A common misunderstanding is that meditation aims to send the mind from where it is now, to a more blissful state or place. Another misconception is that meditation is designed to block out the unpleasantness of life.
And while it is true that there are valuable and useful relaxation and visualization techniques that encourage us to imagine our favorite relaxing place, far away from troubles, these techniques don’t share the same immediate aim of mindfulness meditation.
Mindfulness and calming meditation are mutually supporting techniques that aim to help us make immediate, continuous, nonjudgemental contact with life, just as it is now. That means making contact with the unvarnished ups and downs and pains and joys of life, just as they are now. We are not looking to flee from life; we are tuning in, getting real.
Also, many people think they’re “doing it wrong” or that they’ve failed in the past because their mind often wandered off or got distracted during meditation.
Yet, the mind wanders. It’s dynamic, energetic, amazingly creative, and compelling. No one can blame you for getting carried away. When the mind wanders, nothing has gone wrong.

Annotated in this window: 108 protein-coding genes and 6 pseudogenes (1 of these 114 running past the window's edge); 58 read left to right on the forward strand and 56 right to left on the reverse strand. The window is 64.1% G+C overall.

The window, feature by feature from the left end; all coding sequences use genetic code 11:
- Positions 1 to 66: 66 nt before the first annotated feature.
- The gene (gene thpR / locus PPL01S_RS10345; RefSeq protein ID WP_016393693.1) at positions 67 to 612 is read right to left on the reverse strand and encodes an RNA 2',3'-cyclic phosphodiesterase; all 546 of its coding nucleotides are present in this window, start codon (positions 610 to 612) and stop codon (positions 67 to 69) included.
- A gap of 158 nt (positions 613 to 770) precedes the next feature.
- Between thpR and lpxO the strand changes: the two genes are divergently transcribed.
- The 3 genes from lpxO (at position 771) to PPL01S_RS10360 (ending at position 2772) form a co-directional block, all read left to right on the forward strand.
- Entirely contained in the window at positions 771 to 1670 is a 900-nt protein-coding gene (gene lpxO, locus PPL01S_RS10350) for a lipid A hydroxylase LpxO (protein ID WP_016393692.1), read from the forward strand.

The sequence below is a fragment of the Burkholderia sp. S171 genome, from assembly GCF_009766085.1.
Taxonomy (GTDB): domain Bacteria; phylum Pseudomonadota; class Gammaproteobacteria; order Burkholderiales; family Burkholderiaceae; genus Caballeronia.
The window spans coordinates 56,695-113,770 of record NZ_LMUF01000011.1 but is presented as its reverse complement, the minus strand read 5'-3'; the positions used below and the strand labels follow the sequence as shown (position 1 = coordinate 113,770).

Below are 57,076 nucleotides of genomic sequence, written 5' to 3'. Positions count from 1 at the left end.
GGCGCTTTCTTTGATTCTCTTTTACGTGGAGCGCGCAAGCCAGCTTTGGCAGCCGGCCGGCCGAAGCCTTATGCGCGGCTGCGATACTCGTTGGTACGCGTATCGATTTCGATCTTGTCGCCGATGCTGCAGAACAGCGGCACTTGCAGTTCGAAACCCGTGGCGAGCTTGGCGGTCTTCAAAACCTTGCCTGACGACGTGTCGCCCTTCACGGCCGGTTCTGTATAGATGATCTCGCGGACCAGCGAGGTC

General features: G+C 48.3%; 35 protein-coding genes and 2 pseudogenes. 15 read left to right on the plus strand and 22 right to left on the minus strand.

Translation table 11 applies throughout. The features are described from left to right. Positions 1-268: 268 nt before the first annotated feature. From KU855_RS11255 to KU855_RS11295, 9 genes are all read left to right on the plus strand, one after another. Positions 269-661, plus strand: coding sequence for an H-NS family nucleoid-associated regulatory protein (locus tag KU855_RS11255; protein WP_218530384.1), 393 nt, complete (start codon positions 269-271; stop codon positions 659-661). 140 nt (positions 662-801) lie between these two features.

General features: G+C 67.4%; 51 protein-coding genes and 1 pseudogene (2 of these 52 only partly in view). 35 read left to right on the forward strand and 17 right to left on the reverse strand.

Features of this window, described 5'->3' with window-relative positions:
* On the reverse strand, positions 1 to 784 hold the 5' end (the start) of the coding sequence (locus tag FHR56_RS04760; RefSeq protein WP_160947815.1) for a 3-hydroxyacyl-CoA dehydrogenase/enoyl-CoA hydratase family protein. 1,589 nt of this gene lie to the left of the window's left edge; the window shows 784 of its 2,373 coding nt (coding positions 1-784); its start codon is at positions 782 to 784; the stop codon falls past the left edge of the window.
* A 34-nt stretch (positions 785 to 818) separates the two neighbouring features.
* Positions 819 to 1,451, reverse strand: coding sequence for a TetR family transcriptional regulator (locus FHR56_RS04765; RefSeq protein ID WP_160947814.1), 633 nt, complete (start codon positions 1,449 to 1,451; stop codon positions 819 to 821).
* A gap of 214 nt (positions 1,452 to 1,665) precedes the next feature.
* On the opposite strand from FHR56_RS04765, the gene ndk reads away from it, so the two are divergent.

Here’s why. This style of meditation goes like this. We set a time for meditation, say five minutes. We set our intention to restfully focus on the breath as our point of immediate, present awareness during those five minutes. The mind wanders, we notice. Next, we see that no matter how sticky or grabby our thoughts or worries or day dreams seem, we can always gently let go of wandering thoughts without being harsh with ourselves. We can be gentle; we can always begin again.
This is what the great meditation teacher, Pema Chodron, has to say on this topic in a wonderful article at Lion’s Roar called 5 Reasons to Meditate,
The mind is very wild. The human experience is full of unpredictability and paradox, joys and sorrows, successes and failures. We can’t escape any of these experiences in the vast terrain of our existence. It is part of what makes life grand—and it is also why our minds take us on such a crazy ride. If we can train ourselves through meditation to be more open and more accepting toward the wild arc of our experience, if we can lean into the difficulties of life and the ride of our minds, we can become more settled and relaxed amid whatever life brings us.
Here’s the link to the whole article: lionsroar.com/5-reasons-to-meditate-september-2013/
Here’s another link on this topic: sweepingheartzen.org/mindfulness_meditation_mind_yoga/